In this issue
April 9, 2014

Jonathan Tobin: Why Did Kerry Lie About Israeli Blame?

Samuel G. Freedman: A resolution 70 years later for a father's unsettling legacy of ashes from Dachau

Jessica Ivins: A resolution 70 years later for a father's unsettling legacy of ashes from Dachau

Kim Giles: Asking for help is not weakness

Kathy Kristof and Barbara Hoch Marcus: 7 Great Growth Israeli Stocks

Matthew Mientka: How Beans, Peas, And Chickpeas Cleanse Bad Cholesterol and Lowers Risk of Heart Disease

Sabrina Bachai: 5 At-Home Treatments For Headaches

The Kosher Gourmet by Daniel Neman Have yourself a matzo ball: The secrets bubby never told you and recipes she could have never imagined

April 8, 2014

Lori Nawyn: At Your Wit's End and Back: Finding Peace

Susan B. Garland and Rachel L. Sheedy: Strategies Married Couples Can Use to Boost Benefits

David Muhlbaum: Smart Tax Deductions Non-Itemizers Can Claim

Jill Weisenberger, M.S., R.D.N., C.D.E : Before You Lose Your Mental Edge

Dana Dovey: Coffee Drinkers Rejoice! Your Cup Of Joe Can Prevent Death From Liver Disease

Chris Weller: Electric 'Thinking Cap' Puts Your Brain Power Into High Gear

The Kosher Gourmet by Marlene Parrish A gift of hazelnuts keeps giving --- for a variety of nutty recipes: Entree, side, soup, dessert

April 4, 2014

Rabbi David Gutterman: The Word for Nothing Means Everything

Charles Krauthammer: Kerry's folly, Chapter 3

Amy Peterson: A life of love: How to build lasting relationships with your children

John Ericson: Older Women: Save Your Heart, Prevent Stroke Don't Drink Diet

John Ericson: Why 50 million Americans will still have spring allergies after taking meds

Cameron Huddleston: Best and Worst Buys of April 2014

Stacy Rapacon: Great Mutual Funds for Young Investors

Sarah Boesveld: Teacher keeps promise to mail thousands of former students letters written by their past selves

The Kosher Gourmet by Sharon Thompson Anyone can make a salad, you say. But can they make a great salad? (SECRETS, TESTED TECHNIQUES + 4 RECIPES, INCLUDING DRESSINGS)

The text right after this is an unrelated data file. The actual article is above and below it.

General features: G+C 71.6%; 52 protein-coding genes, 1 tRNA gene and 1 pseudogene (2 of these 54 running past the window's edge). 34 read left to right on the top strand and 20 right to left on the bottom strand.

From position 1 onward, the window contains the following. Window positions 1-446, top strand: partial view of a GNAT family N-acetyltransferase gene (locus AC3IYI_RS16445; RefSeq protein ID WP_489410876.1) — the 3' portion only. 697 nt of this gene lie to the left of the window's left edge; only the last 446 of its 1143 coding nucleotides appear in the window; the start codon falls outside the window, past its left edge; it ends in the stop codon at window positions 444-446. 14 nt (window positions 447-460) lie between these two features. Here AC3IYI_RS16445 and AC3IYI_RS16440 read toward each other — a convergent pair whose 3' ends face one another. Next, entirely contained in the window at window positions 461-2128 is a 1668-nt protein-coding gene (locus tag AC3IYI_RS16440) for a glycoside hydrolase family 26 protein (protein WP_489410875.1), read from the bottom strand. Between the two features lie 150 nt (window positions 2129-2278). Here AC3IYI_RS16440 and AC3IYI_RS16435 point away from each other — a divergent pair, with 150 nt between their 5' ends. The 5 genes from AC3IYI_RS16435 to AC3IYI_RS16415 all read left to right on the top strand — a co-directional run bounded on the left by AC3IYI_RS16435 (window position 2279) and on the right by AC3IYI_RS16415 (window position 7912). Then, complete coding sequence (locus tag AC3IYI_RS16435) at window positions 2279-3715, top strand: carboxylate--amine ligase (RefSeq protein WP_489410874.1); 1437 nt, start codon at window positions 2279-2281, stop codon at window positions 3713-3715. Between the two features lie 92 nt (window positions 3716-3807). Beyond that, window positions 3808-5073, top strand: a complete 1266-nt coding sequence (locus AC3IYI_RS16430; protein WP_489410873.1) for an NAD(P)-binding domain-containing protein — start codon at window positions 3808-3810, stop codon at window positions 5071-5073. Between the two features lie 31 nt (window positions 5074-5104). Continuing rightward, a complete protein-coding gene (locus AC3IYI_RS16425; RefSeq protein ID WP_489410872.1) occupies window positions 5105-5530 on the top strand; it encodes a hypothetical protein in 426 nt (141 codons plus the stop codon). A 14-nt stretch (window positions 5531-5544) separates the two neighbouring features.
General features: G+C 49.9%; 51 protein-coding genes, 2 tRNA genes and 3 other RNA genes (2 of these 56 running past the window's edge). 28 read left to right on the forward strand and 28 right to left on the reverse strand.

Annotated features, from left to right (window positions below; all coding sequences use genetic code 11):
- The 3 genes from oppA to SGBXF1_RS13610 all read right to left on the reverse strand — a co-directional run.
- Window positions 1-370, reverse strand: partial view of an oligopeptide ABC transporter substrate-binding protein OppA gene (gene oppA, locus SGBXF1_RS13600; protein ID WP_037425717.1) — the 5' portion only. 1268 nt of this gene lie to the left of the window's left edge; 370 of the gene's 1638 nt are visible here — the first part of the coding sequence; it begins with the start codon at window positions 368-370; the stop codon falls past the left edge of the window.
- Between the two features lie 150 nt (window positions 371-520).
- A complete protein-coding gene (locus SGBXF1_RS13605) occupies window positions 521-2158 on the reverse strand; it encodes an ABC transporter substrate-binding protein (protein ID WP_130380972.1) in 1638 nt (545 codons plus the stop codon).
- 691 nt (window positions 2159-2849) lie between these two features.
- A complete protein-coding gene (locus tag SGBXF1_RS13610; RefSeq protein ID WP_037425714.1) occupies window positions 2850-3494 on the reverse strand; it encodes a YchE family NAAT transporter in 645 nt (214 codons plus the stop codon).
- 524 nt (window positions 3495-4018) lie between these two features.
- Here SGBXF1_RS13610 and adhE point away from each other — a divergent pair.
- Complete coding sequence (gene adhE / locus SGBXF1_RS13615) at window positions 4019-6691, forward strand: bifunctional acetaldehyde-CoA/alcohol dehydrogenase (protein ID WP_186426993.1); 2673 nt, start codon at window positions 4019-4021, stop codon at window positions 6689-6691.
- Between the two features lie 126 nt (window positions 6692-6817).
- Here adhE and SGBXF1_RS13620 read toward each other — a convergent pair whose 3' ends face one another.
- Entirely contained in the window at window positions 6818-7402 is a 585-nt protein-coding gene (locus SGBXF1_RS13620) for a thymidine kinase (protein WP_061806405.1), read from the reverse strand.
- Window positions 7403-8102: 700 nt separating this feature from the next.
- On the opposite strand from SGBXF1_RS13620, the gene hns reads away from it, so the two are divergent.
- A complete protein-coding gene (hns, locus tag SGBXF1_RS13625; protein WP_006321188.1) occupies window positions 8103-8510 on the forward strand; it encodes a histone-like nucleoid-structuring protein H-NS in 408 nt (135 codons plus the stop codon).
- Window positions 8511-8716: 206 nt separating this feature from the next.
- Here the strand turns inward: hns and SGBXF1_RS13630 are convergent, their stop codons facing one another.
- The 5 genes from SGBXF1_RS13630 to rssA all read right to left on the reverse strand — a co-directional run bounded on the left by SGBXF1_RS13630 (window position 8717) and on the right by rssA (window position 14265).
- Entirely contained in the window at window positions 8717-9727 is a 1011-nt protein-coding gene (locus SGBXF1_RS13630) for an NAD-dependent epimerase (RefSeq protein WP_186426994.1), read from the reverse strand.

April 2, 2014

Paul Greenberg: Death and joy in the spring

Dan Barry: Should South Carolina Jews be forced to maintain this chimney built by Germans serving the Nazis?

Mayra Bitsko: Save me! An alien took over my child's personality

Frank Clayton: Get happy: 20 scientifically proven happiness activities

Susan Scutti: It's Genetic! Obesity and the 'Carb Breakdown' Gene

Lecia Bushak: Why Hand Sanitizer May Actually Harm Your Health

Stacy Rapacon: Great Funds You Can Own for $500 or Less

Cameron Huddleston: 7 Ways to Save on Home Decor

The Kosher Gourmet by Steve Petusevsky Exploring ingredients as edible-stuffed containers (TWO RECIPES + TIPS & TECHINQUES)

Jewish World Review April 12, 2006 / 14 Nissan, 5766

April, the most taxing month

By Pat Sajak

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http://www.JewishWorldReview.com | It's April, so it's hard not to think about taxes. No matter what you feel about our tax system — whether the rates are too high or too low, or whether the system, itself, is fair or unfair — virtually everyone agrees the thing is an absolute mess and a national disgrace. Nobody understands it, including the people who try to administer it, and every time politicians simplify it, they add a few hundred extra pages to the already-undecipherable code.

Of course, there will never be real simplification, because too many people have a vested interest in the mess they've helped create. Lawyers and accountants and tax preparers make billions helping us sift through the IRS rubble, and, of course, the politicians love the opportunity to micromanage our activities by manipulating tax laws. There's a lot of power hidden in all those rules.

But I have an idea. It's a simple one, but one that would fundamentally change the relationship between the government and the governed. Get rid of the withholding tax! It's the worst idea in a system crawling with horrible ideas. When the government takes your money before you ever get it, it does two things. First, it make you forget it really is your money they're spending. And, even worse, our elected leaders forget where it comes from, too.

But imagine if every tax-paying American had to sit down once a week or once a month — whatever the rules were to be — and write checks to the Feds and to the good folks in their state capitals. What if we could actually see and touch and feel our wages before we sent a big hunk of them off to others to be spent as they see fit.

Can you imagine the change in the level of interest we would all take in government? Can you imagine the questions we would ask and the accountability we would demand? We tend to think of government spending in terms of millions and billions and even trillions. But what if we could think of it in terms of the hundreds or thousands each of us would contribute regularly? Those annual lists of pork barrel projects would seem a little less amusing and a lot more aggravating. It's enough to make a politician sweat.

Which is why it'll never happen.

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JWR contributor Pat Sajak is the recipient of three Emmys, a Peoplesí Choice Award and a star on the Hollywood Walk of Fame. He's currently the host of Wheel of Fortune.


© 2006, Pat Sajak